The last time Michael Clarke was spotted on a cricket field, he was celebrating Australia's dramatic victory over South Africa in Cape Town that secured a 2-1 series triumph for the visitors.
A remarkable feat for Clarke and his men, yes. But perhaps more remarkable is how distant that compelling afternoon of March 5 feels.
Since the last sighting of the Australian captain, Sri Lanka have captured the Asia Cup and the ICC World Twenty20, the Kolkata Knight Riders have lifted the Indian Premier League trophy, the Barbados Tridents have celebrated an equivalent title in the Caribbean and the Birmingham Bears have done the same in England.
In the Test arena, New Zealand have defeated the West Indies, Sri Lanka have conquered England, England have thrashed India, South Africa have edged out Sri Lanka, Sri Lanka have cruised past Pakistan and South Africa have swept aside Zimbabwe.
There's also been a smattering of largely inconsequential one-day internationals in that time.
Yet Clarke, one of the finest players in the game, hasn't taken part in single minute of it. Despite the unrelenting nature of cricket's calendar, the 33-year-old has enjoyed a layoff that would seem almost fictional, unimaginable even, for the bulk of modern cricketers.
In all, it's been almost six months, or 176 days, since Clarke last crossed the rope in uniform.
The Aussie skipper, of course, was desperately in need of a break following six home Tests against South Africa and Sri Lanka, a tumultuous tour of India, back-to-back Ashes contests and a visit of the Rainbow nation in a 17-month period that began in late 2012.
"If there wasn't a break in the schedule I think guys would have got injured because we were on the brink of breaking," Clarke told cricket.com.au last week, when asked about the layoff since touring South Africa.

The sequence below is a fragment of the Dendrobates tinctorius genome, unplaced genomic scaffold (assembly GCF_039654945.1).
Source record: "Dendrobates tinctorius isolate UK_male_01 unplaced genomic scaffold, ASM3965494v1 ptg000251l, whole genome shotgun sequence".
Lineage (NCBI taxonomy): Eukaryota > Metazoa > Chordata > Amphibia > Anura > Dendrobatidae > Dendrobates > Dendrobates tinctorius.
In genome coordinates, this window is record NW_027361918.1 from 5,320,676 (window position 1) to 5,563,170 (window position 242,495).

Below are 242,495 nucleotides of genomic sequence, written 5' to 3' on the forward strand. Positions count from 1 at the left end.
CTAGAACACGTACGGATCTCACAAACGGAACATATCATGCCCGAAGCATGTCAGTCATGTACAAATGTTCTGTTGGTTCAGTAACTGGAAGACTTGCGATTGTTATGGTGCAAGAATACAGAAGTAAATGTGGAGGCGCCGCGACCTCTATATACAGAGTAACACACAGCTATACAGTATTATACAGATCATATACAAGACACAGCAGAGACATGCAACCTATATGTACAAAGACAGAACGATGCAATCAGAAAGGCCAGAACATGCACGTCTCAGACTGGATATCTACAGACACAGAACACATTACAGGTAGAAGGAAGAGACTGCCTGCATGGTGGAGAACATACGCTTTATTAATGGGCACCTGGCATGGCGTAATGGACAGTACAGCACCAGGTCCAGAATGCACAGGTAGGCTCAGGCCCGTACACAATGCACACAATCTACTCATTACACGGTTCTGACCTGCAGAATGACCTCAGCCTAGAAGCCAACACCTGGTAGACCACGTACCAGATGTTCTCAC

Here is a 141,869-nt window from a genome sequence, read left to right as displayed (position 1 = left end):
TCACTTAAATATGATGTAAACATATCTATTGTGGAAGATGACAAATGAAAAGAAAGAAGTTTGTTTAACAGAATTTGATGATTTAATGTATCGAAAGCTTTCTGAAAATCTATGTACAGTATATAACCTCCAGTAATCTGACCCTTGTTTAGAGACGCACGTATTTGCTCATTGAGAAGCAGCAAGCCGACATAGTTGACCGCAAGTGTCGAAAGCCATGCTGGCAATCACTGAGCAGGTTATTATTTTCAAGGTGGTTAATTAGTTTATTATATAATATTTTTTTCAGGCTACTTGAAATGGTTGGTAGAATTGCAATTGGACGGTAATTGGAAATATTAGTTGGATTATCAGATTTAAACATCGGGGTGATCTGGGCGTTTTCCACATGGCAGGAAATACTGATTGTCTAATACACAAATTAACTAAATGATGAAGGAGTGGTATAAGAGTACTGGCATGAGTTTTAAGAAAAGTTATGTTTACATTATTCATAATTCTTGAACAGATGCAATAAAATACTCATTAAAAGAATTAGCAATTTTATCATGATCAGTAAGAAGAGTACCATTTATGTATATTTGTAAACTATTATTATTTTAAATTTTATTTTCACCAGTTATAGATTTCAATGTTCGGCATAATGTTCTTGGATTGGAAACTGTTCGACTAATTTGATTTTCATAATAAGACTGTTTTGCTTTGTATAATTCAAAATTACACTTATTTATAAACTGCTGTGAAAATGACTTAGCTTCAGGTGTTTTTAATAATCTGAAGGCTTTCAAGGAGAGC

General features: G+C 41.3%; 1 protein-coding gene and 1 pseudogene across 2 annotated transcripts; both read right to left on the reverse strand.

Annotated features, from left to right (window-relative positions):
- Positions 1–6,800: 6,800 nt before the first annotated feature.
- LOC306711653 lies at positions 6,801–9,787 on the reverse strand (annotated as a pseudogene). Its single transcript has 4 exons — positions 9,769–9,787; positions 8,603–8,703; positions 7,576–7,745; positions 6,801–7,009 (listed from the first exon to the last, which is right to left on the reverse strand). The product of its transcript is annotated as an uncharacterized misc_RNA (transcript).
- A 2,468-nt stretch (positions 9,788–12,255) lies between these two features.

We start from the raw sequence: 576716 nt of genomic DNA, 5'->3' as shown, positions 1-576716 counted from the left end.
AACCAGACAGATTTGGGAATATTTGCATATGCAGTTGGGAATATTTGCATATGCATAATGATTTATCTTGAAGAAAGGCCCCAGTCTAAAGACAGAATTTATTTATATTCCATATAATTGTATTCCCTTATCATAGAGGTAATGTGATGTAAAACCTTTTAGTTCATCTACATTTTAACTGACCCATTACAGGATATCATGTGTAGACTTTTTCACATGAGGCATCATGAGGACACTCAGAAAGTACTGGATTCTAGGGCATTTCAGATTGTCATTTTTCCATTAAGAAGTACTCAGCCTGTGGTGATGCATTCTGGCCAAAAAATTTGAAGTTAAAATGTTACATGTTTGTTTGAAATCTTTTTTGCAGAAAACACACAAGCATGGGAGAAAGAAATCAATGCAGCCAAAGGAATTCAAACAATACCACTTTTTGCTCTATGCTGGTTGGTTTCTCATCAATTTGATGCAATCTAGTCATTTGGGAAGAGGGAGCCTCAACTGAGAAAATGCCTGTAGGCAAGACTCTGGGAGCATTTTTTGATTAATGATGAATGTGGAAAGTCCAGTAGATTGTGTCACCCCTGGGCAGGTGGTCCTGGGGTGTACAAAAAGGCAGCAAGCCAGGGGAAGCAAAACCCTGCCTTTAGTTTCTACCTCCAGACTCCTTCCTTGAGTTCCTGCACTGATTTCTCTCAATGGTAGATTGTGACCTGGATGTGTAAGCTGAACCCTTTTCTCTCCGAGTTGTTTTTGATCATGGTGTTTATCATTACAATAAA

"We were all pretty fatigued, mentally as well as physically."
For the captain, "breaking" is certainly the right description.
Already owning a chronic lower-back issue, Clarke had his shoulder cracked during a barrage from Morne Morkel at Newlands, a torrid spell that came in the middle of a defiantly brilliant hundred from the Australian.
But it's that perpetual lower-back complaint that continues to be a concern, with Clarke ruled out of much of Australia's one-day series in Zimbabwe with a hamstring injury—a problem regularly caused by back issues.
The solution, Clarke feels, is to adjust his travel schedule.
"What I've learned through my career is that I probably need more time than most in regards to the gap between getting off a plane and training at full intensity," he said in Harare, Zimbabwe, according to the Daily Telegraph.
"Generally when I travel to the UK there aren't too many times that I haven't got injured at the start of the series," he added, alluding to the problems he experienced ahead of the 2013 Ashes series in England.
"If it means I have to fly a couple of days earlier than the boys on the long trips, that's what I've got to do."
The issue, now, is whether such a long layoff will benefit the prolific run-getter. There's a difference between a break and six months with your feet up, after all.
Positively, Clarke can look to his glittering record for both confidence and reassurance as he steps back onto the international stage.
Indeed, since his debut in India in 2004, the decorated right-hander has amassed 2,888 runs at an average of 55.54 in his first Test of each of the 34 series he's competed in. That average jumps up to 71.41 in such matches since ascending to the captaincy.
History, therefore, suggests Clarke's degenerative discs in his lower back haven't caused him to be a slow starter when returning to the coalface after spells—both long and short—away from the game.
The degenerative nature of his lower-back issue also heightens the importance of the Australian captain's extended break.
Clarke has spoken in the past of the problem becoming irritated "when I am in flexion and I rotate"—the sort of position and movement that form part of nearly every action he completes on the field. The time needed to treat flare-ups is taking longer than it did previously too.
For the Australian leader, it means regular conditioning isn't the sole and simple answer. As a degenerative condition, rest is also needed to slow that process, given that the problem will be with him for the entirety of his international existence. And beyond.
So as Australia eye a two-year schedule of almost non-stop cricket, Clarke's near six-month layoff could prove to be among the most significant spells of his career.
"I think everyone is jumping out—they just want to play," coach Darren Lehmann said ahead of his team's involvement in the triangular series in Zimbabwe.
"Everyone is fresh and that's what you want to start with," he added.
The freshness is more beneficial to Clarke than any other.
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